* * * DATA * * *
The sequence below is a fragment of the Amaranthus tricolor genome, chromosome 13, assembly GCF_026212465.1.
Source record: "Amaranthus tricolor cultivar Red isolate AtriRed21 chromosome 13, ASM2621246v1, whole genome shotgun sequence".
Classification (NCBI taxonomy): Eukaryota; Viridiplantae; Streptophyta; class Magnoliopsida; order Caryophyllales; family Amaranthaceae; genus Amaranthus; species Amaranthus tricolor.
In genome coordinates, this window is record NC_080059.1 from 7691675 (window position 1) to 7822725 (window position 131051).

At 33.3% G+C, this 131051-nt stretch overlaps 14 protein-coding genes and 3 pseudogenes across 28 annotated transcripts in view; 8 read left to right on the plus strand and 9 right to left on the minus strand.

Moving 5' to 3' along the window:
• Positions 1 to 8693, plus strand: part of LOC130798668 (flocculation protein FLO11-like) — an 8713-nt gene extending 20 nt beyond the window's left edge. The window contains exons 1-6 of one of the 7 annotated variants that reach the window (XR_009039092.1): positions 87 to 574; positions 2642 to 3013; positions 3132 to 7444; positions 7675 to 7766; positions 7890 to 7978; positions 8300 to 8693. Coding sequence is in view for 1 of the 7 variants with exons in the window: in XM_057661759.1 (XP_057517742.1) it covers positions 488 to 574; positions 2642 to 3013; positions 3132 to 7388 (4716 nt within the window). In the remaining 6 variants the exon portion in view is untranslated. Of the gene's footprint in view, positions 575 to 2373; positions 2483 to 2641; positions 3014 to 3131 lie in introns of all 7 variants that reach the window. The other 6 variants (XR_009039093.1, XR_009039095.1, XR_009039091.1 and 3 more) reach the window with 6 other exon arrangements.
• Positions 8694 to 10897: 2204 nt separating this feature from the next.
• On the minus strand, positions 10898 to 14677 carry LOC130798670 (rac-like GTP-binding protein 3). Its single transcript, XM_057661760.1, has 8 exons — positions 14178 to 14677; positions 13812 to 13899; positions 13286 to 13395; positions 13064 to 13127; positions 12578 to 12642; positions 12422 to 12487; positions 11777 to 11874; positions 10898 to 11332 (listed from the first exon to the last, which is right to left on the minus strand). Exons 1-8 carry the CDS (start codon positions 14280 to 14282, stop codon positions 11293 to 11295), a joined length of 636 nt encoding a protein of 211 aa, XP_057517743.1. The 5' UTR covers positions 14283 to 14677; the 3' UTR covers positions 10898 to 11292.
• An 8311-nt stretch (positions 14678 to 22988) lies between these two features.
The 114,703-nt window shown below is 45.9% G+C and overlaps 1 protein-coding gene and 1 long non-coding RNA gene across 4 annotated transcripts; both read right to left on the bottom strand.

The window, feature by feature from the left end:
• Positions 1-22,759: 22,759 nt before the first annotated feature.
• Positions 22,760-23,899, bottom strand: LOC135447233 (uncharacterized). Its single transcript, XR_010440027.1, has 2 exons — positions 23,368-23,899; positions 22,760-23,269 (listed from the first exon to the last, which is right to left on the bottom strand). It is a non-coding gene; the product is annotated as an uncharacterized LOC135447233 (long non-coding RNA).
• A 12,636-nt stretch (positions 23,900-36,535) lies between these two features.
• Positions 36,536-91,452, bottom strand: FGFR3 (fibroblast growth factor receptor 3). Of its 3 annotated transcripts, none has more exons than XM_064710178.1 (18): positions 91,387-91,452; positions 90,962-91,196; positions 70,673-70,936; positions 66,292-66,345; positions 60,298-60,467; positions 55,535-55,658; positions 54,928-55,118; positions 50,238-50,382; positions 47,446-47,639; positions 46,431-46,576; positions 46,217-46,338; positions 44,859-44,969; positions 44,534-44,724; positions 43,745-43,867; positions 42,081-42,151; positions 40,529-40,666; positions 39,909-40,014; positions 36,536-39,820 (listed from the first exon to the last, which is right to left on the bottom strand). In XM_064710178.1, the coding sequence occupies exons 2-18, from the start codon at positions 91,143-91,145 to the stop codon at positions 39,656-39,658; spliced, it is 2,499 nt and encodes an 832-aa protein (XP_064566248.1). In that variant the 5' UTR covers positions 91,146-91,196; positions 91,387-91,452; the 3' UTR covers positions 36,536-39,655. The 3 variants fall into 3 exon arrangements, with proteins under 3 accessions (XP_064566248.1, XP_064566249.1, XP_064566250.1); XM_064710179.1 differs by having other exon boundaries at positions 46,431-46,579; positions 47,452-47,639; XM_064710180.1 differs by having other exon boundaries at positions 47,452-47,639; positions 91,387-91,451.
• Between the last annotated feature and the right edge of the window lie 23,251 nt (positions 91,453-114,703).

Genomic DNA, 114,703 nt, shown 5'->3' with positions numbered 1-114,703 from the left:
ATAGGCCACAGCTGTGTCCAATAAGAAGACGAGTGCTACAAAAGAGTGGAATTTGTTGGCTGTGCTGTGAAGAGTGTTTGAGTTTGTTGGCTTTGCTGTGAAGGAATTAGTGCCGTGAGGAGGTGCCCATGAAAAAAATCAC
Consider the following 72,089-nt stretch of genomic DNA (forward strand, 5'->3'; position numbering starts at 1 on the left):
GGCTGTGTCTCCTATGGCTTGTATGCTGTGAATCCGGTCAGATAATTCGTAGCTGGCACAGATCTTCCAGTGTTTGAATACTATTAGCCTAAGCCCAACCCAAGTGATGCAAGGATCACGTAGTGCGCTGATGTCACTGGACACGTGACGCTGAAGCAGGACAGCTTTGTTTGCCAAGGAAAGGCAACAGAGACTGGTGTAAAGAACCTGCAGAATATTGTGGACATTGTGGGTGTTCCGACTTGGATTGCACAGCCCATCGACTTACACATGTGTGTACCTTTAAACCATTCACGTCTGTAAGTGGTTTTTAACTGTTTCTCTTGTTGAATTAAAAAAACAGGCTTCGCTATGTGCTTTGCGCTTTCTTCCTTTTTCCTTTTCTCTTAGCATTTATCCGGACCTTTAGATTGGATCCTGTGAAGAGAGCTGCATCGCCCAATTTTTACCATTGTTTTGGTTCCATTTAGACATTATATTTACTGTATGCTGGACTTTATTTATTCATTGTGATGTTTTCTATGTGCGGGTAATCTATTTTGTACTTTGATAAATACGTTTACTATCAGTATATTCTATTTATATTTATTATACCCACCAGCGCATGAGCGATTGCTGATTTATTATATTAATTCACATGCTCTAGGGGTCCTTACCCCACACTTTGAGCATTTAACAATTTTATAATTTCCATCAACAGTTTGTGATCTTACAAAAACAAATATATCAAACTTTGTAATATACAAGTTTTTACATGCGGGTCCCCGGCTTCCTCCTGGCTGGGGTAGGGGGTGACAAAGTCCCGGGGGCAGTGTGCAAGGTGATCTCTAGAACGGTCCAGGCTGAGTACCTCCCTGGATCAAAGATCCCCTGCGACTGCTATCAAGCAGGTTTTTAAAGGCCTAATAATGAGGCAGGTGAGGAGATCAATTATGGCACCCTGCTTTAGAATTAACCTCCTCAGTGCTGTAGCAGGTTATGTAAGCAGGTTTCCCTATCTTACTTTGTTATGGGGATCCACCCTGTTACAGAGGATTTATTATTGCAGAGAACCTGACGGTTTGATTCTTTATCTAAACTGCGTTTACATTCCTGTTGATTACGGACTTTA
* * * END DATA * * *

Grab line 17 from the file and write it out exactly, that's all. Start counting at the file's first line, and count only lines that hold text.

• Between the last annotated feature and the right edge of the window lie 23,251 nt (positions 91,453-114,703).